A two-term U.S. Poet Laureate who has used poetry to bridge differences and build community, Tracy K. Smith ’94 will be the featured speaker for Harvard Alumni Day, the Harvard Alumni Association’s University-wide and global event honoring and celebrating alumni impact, citizenship, and community. The event, formerly known as the Annual Meeting of the Harvard Alumni Association, will be held on Harvard’s campus on June 3 and will be simultaneously live-streamed for those who cannot attend in person.
Serving as the 22nd poet laureate of the U.S. in 2017 and 2018, her three-decade career as a poet and her work championing poetry’s critical social value have made Smith a powerful cultural voice on the national stage. Librarian of Congress Carla Hayden said at the time of her initial appointment that Smith’s work “travels the world and takes on its voices; brings history and memory to life; calls on the power of literature as well as science, religion, and pop culture. With directness and deftness, she contends with the heavens or plumbs our inner depths — all to better understand what makes us most human.”
Last year, Smith returned to Harvard, from a position at Princeton, taking on a new role: professor of English and of African and African American Studies and the Susan S. and Kenneth L. Wallach Professor at the Harvard Radcliffe Institute.
“Tracy is an inspired choice to serve as the first official speaker for Harvard Alumni Day. Her poetry has the power to create common ground and to mend what is broken — a gift to all of us, especially in dark times,” said President Larry Bacow. “We are fortunate that she will share with our alumni her abundant insight, passion, and wisdom, and I look forward to hearing her speak.”
“At a time when so many of us are looking for ways to connect, and more importantly ways to understand and remedy the deep divides we see everywhere, I know our alumni will listen with great interest and care to the words of one of America’s most treasured poets,” said Vanessa W. Liu ’96, J.D. ’03, HAA president. “An educator and lyricist of the human condition, Tracy K. Smith is a powerful example of how Harvard alumni are transforming their expertise — their experience, empathy, and artful reflection on our world — to imagine a better world.”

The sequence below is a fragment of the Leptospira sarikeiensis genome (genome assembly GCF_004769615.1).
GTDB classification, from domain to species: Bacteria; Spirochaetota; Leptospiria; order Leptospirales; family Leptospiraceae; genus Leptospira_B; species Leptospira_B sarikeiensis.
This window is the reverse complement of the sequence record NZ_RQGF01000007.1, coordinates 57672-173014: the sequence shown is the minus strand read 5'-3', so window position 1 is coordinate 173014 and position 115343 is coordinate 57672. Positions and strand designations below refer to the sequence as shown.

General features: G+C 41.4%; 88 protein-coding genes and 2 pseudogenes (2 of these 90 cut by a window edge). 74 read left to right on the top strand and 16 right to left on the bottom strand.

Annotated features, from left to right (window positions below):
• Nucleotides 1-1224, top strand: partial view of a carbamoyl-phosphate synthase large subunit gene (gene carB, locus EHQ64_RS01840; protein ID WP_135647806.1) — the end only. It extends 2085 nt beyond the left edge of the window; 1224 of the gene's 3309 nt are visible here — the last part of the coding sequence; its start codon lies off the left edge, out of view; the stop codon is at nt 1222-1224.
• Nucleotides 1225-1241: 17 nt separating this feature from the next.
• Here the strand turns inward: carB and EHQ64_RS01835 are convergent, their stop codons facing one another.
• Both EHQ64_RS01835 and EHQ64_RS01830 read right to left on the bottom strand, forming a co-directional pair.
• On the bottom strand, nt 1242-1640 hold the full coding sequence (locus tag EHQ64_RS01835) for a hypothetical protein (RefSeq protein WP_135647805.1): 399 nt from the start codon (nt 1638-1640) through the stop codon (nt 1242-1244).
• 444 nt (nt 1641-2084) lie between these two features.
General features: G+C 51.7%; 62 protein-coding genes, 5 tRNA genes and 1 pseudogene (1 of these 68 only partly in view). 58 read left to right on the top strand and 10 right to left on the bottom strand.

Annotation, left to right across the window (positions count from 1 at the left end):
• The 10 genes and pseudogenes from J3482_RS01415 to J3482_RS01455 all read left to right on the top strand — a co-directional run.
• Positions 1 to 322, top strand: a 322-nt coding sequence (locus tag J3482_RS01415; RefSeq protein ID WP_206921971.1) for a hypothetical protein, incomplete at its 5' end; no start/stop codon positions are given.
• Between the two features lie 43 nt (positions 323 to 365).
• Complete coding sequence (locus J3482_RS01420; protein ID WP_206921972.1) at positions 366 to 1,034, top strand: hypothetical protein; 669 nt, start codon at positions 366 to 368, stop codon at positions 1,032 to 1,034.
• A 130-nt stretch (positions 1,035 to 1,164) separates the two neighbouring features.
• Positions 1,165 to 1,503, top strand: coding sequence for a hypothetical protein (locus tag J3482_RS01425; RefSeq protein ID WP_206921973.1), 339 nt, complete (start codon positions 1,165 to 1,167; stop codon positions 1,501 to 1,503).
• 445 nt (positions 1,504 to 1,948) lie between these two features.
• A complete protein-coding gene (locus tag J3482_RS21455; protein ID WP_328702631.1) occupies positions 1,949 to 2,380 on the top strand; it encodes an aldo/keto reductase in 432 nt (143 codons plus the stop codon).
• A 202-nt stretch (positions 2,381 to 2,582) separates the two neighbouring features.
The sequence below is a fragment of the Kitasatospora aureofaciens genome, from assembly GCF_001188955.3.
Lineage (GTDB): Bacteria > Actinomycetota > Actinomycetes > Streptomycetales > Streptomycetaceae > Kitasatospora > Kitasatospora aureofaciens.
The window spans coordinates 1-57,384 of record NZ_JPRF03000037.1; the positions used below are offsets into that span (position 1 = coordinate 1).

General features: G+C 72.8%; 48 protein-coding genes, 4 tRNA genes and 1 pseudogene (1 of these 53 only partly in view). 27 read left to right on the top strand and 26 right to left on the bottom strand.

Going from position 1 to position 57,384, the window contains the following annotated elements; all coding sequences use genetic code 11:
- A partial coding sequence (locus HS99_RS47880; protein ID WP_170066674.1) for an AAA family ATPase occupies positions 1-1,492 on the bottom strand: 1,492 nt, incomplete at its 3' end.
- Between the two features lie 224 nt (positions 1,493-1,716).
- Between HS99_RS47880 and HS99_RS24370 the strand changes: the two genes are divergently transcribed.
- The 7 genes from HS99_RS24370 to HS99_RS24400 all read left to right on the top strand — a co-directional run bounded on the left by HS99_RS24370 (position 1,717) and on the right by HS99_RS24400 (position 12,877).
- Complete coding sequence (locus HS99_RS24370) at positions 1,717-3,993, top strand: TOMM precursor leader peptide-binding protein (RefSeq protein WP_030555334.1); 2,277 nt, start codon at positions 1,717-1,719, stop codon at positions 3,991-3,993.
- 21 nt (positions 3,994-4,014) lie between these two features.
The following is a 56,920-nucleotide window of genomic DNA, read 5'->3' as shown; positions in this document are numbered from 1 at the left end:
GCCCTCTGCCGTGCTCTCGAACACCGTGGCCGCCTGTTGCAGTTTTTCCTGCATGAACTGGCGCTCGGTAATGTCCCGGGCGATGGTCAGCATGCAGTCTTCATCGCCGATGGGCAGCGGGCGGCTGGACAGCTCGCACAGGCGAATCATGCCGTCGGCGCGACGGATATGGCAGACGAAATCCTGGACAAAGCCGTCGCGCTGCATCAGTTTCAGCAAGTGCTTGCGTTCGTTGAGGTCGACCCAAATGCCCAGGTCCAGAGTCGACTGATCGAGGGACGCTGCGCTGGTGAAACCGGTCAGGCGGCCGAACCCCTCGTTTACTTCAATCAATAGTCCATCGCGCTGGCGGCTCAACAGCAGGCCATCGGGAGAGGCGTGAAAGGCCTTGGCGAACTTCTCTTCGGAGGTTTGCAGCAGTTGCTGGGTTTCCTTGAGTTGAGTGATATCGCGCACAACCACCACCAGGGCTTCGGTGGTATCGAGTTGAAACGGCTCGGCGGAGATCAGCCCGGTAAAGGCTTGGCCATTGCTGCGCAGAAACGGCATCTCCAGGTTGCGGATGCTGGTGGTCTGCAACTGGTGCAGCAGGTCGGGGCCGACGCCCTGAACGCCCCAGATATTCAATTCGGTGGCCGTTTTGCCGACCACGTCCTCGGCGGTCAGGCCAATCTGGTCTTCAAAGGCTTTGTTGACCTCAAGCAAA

“I’m excited and deeply honored to be addressing the alumni body,” said Smith. “It’s important to come together after this time of relative isolation and speak about this place that we share.” Smith said she feels a “kinship” with her fellow graduates, connected by the common bond of that shared experience. “All of us who’ve passed through Harvard have been changed by this place. It’s about more than just a degree; it’s this sense of what parts of ourselves this place helped give to us.” It was at Harvard, she said, where she began to find herself. “I was enlarged or emboldened by my time here and being back here feels like I’m constantly in contact with that young, wishful self who began to see language as a tool for living more fully and honestly.”
Listen to Smith read ‘An Old Story’
An Old Story
We were made to understand it would be
Terrible. Every small want, every niggling urge,
Every hate swollen to a kind of epic wind.
Livid, the land, and ravaged, like a rageful
Dream. The worst in us having taken over
And broken the rest utterly down.
A long age
Passed. When at last we knew how little
Would survive us—how little we had mended
Or built that was not now lost—something
Large and old awoke. And then our singing
Brought on a different manner of weather.
Then animals long believed gone crept down